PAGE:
MMDC A TRIBAL 501C3 ORGANIZATION
“Preserving, Protecting and Promoting the Dakota Culture for Future Generations”
* IMPORTANT NOTICE

From: Perry Altendorfer, MMDTC Historian To: All Lineal Descendants, Signers and First Original Families relating to the 1830 Prairie du Chein Treaty.  We are currently updating our files, adding articles and documentation that involves families related to this treaty. Please see attached document:

M550 Part5 Johnsons and Jones Report 1856

OUR GOAL IS TO UNITE ALL MIXED BLOOD FAMILIES.

Please contact Perry with questions or comments. altendorferperry@gmail.com

Dakota Elders to Walker Art Center: Tear Down That Scaffold.

Dakota Elders to Walker Art Center: Tear Down That Scaffold

by healingmn

Scaffold sculpture at the Sculpture Garden.

Dakota elders are asking the Walker Art Center to remove the new “Scaffold” sculpture from its soon-to-be reopened sculpture garden, according to an email from Graci Horne, who is both Dakota and Hunkpapa Lakota.

This is a sculpture seen from two vastly different world views.

To Horne and other Dakota, this is about cultural appropriation. The artist, Sam Durant, is white. This is about a white artist making money off of a story that is not his to tell. This is about the Dakota people having been left out of the conversation altogether.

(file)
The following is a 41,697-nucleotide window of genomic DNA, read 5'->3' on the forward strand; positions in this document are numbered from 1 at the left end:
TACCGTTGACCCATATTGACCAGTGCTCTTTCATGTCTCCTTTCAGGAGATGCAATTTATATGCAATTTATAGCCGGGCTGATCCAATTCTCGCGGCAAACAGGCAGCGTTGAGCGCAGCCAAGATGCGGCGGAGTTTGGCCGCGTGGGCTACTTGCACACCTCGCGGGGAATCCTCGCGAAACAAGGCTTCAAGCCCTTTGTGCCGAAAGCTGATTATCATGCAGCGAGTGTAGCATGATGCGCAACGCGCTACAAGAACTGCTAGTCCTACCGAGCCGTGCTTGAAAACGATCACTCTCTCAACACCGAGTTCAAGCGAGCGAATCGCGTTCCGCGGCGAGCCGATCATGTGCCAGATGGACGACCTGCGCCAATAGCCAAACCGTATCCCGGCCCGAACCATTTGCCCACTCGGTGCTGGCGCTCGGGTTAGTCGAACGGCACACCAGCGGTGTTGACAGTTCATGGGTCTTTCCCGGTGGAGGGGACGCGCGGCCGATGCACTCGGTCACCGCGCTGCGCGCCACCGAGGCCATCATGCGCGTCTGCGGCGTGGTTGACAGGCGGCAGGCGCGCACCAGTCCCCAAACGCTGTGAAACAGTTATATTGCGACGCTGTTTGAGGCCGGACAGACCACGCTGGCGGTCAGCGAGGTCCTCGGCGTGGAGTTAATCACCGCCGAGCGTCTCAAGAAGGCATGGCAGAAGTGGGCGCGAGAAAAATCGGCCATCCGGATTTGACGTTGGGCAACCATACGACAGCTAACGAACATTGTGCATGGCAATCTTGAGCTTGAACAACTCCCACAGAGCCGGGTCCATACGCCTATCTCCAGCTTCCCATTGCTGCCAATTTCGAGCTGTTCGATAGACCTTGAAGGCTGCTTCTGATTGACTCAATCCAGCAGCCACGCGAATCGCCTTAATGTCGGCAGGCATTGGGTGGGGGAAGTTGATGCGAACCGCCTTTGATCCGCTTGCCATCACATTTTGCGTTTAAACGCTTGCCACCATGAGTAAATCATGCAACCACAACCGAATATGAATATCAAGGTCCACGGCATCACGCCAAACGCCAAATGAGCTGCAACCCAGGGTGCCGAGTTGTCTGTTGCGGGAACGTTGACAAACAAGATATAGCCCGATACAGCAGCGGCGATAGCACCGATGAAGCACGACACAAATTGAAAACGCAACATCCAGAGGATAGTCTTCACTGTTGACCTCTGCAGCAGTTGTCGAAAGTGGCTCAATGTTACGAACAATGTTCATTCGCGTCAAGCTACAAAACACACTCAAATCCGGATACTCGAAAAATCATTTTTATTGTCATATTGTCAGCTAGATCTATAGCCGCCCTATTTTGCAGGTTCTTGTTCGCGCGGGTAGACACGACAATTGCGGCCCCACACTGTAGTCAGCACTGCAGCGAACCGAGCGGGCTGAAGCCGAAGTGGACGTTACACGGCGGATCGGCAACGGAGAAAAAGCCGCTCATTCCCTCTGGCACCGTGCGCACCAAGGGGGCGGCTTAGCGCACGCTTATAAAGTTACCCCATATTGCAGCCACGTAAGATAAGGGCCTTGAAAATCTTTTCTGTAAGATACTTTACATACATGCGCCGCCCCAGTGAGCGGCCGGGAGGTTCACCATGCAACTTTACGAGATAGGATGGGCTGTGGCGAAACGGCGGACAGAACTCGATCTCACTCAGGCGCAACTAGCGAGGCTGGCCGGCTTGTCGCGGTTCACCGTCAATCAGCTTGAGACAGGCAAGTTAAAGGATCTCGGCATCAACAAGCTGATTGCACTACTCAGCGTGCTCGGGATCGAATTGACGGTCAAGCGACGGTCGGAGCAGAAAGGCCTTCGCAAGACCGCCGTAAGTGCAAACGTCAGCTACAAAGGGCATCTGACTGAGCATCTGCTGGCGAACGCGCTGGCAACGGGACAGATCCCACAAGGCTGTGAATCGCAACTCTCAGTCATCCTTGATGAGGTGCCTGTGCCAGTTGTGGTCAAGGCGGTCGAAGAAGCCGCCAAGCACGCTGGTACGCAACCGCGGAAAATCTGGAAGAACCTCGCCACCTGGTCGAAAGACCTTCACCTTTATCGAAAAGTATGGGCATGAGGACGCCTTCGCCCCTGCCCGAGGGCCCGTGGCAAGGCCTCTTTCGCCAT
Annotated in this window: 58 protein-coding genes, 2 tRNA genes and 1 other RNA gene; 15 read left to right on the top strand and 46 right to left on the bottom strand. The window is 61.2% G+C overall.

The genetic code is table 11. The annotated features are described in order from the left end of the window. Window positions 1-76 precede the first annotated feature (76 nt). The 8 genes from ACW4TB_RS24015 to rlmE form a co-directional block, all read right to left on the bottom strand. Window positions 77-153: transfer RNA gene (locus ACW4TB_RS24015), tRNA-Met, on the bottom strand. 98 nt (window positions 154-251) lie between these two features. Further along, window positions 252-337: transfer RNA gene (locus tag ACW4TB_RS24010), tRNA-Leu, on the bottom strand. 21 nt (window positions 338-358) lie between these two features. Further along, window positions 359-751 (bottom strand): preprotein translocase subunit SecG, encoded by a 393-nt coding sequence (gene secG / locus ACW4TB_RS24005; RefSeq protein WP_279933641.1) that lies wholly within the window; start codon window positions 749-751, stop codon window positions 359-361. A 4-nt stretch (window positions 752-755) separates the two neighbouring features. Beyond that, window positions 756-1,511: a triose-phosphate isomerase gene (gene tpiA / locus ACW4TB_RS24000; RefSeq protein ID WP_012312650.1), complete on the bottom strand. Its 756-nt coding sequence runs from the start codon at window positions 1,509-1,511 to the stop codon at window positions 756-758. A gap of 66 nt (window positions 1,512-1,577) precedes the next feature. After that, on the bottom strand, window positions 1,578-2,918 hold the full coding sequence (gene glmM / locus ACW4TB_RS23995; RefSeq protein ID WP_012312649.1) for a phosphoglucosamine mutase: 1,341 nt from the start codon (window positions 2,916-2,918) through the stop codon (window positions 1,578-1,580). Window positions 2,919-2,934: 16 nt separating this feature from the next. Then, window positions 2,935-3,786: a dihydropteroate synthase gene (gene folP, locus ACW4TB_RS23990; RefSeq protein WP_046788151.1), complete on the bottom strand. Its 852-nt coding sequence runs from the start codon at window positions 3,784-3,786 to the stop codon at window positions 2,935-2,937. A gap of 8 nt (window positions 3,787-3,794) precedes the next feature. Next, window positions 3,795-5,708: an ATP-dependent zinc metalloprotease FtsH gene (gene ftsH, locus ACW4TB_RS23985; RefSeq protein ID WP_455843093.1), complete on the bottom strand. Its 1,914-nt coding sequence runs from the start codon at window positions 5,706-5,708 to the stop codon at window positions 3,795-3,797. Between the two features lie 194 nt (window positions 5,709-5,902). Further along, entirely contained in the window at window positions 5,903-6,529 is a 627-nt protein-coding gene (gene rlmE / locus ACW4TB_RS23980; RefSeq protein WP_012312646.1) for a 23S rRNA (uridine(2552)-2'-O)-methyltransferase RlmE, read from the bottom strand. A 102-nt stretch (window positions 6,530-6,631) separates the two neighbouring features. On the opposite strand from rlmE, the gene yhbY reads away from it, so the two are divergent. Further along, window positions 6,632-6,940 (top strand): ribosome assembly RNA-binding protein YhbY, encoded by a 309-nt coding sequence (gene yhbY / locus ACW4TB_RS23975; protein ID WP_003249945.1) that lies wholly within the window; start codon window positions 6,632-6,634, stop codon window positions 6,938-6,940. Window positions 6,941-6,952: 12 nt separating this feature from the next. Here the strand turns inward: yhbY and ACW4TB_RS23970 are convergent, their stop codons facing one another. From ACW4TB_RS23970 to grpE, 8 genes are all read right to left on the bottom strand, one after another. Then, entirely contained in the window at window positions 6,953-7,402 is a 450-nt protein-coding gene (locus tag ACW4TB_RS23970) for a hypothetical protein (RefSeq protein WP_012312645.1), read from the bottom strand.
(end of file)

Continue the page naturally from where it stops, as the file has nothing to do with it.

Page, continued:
To Olga Viso, the Walker Art Center’s Director, the sculpture is a broader commentary on capital punishment. “I see it as a white artist who is looking at white power structures and systems of control that have subjugated nations and peoples throughout our history,” she said in a phone interview with Healing Minnesota Stories.

Sketch of the gallows from the mass hanging of Dakota men in Mankato in 1862 (Wikimedia Commons)

The sculpture is as big as a two story house. It depicts gallows from seven different hangings, most prominently the mass hanging of 38 Dakota men following the Dakota-U.S. War of 1862. Other gallows include the replicas from the hangings of John Brown, Saddam Hussein and the 1926 hanging of Rainey Bethea, a 26-year-old black man hung in 1926 in Owensboro, Kentucky, the last U.S. public hanging. The gallows from the mass hanging of the Dakota 38 is the most visible part. It is the sculpture’s exterior into which the other gallows are nested.

Viso has published an apology for not including Dakota people in this process. She has promised to meet with members of the Dakota community. That process is still unfolding.

In the meantime, protests at the Sculpture Garden are just getting started. Read more of this post

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